Six groups had more than 20% of pigs test seropositive at least once for M. hyopneumoniae from the end of nursery to the end of the finisher stage. However, two seropositive groups from one farrowing source were excluded from the multivariable analysis as sows and pigs in those groups were vaccinated for M. hyopneumoniae. Therefore, only pigs from four seropositive groups from three different farrowing sources were included in the multivariable analysis. Within these groups, pigs that were seropositive for IAV (p < 0.001) were more likely to be seropositive for M. hyopneumoniae (Table 4). Older pigs were less likely to test seropositive compared to younger pigs (p < 0.001). The farrowing source was associated with seropositivity to M. hyopneumoniae (p < 0.001). There was no significant association between diet and antibody responses to M. hyopneumoniae (p = 0.97). The combination of production stages in which pigs were seropositive for M. hyopneumoniae if tested at four visits is shown in Fig. 5. Plotting the Pearson residuals against the predictive probability of M. hyopneumoniae seropositivity, six pigs from two different farrowing sources were identified as outliers. The best linear unbiased predictors followed a normal distribution and the model met the homoscedasticity assumption.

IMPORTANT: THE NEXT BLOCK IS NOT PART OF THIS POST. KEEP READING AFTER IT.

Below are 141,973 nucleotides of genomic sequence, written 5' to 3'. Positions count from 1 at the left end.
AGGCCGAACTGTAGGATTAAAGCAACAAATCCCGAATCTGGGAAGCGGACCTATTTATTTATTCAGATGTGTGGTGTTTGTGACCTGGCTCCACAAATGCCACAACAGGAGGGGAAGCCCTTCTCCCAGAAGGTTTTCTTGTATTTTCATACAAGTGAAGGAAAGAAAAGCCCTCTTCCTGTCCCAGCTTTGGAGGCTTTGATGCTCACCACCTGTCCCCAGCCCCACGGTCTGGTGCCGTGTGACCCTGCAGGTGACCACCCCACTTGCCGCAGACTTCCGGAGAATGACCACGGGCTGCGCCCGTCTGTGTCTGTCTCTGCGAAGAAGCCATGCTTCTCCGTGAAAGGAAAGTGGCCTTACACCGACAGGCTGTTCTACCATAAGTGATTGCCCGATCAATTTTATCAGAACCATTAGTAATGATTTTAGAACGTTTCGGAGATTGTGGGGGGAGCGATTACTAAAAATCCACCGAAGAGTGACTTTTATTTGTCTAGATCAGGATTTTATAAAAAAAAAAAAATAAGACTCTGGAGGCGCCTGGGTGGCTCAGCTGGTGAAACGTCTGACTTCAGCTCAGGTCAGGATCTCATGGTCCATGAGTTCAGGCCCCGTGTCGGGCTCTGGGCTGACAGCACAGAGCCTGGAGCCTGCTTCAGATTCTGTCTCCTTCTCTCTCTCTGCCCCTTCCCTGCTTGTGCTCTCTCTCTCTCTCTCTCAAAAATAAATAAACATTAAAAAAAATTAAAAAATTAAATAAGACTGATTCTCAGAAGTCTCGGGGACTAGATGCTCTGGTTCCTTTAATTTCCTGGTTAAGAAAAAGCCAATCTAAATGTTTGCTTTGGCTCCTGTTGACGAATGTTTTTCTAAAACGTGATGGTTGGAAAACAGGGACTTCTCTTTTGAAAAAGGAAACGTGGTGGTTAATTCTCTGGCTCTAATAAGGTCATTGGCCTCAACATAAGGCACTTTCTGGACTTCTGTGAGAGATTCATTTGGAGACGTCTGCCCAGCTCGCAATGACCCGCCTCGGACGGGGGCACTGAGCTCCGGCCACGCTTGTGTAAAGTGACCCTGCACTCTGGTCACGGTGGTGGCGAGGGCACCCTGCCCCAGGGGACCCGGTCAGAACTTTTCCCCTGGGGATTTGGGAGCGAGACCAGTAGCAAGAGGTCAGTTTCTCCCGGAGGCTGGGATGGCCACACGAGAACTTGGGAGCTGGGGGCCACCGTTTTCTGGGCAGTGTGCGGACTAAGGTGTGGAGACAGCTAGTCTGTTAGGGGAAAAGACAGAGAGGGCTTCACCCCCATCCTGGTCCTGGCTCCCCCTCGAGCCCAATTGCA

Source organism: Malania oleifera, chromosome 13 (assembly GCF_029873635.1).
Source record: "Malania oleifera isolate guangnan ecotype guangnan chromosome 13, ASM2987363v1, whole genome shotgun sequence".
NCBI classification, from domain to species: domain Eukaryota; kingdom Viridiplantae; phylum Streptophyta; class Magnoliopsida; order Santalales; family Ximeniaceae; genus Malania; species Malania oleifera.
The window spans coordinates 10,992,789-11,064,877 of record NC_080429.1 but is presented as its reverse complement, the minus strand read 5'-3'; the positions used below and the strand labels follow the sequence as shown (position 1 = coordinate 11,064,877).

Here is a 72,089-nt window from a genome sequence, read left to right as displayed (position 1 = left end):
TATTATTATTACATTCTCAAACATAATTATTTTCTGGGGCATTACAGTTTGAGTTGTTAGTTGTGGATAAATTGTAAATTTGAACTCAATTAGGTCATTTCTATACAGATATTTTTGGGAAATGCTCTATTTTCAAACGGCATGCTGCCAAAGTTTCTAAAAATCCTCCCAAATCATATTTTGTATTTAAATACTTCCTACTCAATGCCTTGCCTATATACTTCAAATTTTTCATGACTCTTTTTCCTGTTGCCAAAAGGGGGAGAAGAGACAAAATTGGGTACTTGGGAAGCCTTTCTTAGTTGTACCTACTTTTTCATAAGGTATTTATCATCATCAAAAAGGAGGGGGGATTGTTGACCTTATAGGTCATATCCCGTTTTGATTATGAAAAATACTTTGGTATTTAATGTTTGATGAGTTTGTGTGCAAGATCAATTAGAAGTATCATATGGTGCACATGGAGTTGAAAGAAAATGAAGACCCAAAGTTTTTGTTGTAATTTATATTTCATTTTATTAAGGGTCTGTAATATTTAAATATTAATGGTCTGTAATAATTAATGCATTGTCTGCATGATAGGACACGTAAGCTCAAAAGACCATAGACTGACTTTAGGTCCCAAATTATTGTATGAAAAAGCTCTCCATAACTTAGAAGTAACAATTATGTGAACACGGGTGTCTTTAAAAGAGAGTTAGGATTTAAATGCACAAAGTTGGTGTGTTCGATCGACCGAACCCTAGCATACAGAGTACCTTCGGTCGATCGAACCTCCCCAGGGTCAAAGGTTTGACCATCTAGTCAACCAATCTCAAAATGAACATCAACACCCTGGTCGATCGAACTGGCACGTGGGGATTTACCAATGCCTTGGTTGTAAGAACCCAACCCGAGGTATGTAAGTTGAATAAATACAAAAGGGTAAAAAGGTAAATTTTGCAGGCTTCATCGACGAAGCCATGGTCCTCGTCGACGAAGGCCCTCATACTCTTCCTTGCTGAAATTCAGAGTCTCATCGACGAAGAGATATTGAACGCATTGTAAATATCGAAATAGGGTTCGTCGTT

One objective of this study was to investigate antibody responses to porcine reproductive and respiratory syndrome virus, influenza A virus, and Mycoplasma hyopneumoniae in pigs at different stages of production. In general, seropositivity indicates that an animal has either absorbed maternally derived antibodies or has been exposed to infectious agents through natural infection or vaccination and was able to mount a robust immune response. Seropositivity proportions were high at weaning for all three pathogens, likely due to the absorption of antibodies through the sow’s colostrum and milk [20, 21], and low again at the end of the nursery stage. Seropositivity was more likely to increase with age for PRRSV and was also more likely to be higher at the end of the grower and finisher stages compared to the end of the nursery stage for IAV. The decline in seropositivity observed from weaning to the end of nursery in this study indicates the loss of maternal antibodies , which also suggests that pigs are particularly susceptible to infection post-weaning. Except for one farrowing source and its two out-going groups, which were vaccinated for M. hyopneumoniae, there was no vaccination to any of the three pathogens in the farrowing sources or their out-going groups. Thus, it is largely assumed that increases in antibody responses post-weaning were the result of natural infection.